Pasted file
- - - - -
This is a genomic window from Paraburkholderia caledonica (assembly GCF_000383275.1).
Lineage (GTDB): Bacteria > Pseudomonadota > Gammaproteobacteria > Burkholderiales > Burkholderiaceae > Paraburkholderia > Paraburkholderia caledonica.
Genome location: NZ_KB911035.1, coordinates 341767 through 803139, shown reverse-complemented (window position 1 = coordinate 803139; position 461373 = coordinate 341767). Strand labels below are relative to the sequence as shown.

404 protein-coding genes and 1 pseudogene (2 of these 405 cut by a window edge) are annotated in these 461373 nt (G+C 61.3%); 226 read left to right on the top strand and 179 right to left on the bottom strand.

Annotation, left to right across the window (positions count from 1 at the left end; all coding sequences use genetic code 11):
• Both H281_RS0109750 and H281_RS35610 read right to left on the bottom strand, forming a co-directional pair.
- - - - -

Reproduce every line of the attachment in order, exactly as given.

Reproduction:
This is a genomic window from Paraburkholderia caledonica (assembly GCF_000383275.1).
Lineage (GTDB): Bacteria > Pseudomonadota > Gammaproteobacteria > Burkholderiales > Burkholderiaceae > Paraburkholderia > Paraburkholderia caledonica.
Genome location: NZ_KB911035.1, coordinates 341767 through 803139, shown reverse-complemented (window position 1 = coordinate 803139; position 461373 = coordinate 341767). Strand labels below are relative to the sequence as shown.

404 protein-coding genes and 1 pseudogene (2 of these 405 cut by a window edge) are annotated in these 461373 nt (G+C 61.3%); 226 read left to right on the top strand and 179 right to left on the bottom strand.

Annotation, left to right across the window (positions count from 1 at the left end; all coding sequences use genetic code 11):
• Both H281_RS0109750 and H281_RS35610 read right to left on the bottom strand, forming a co-directional pair.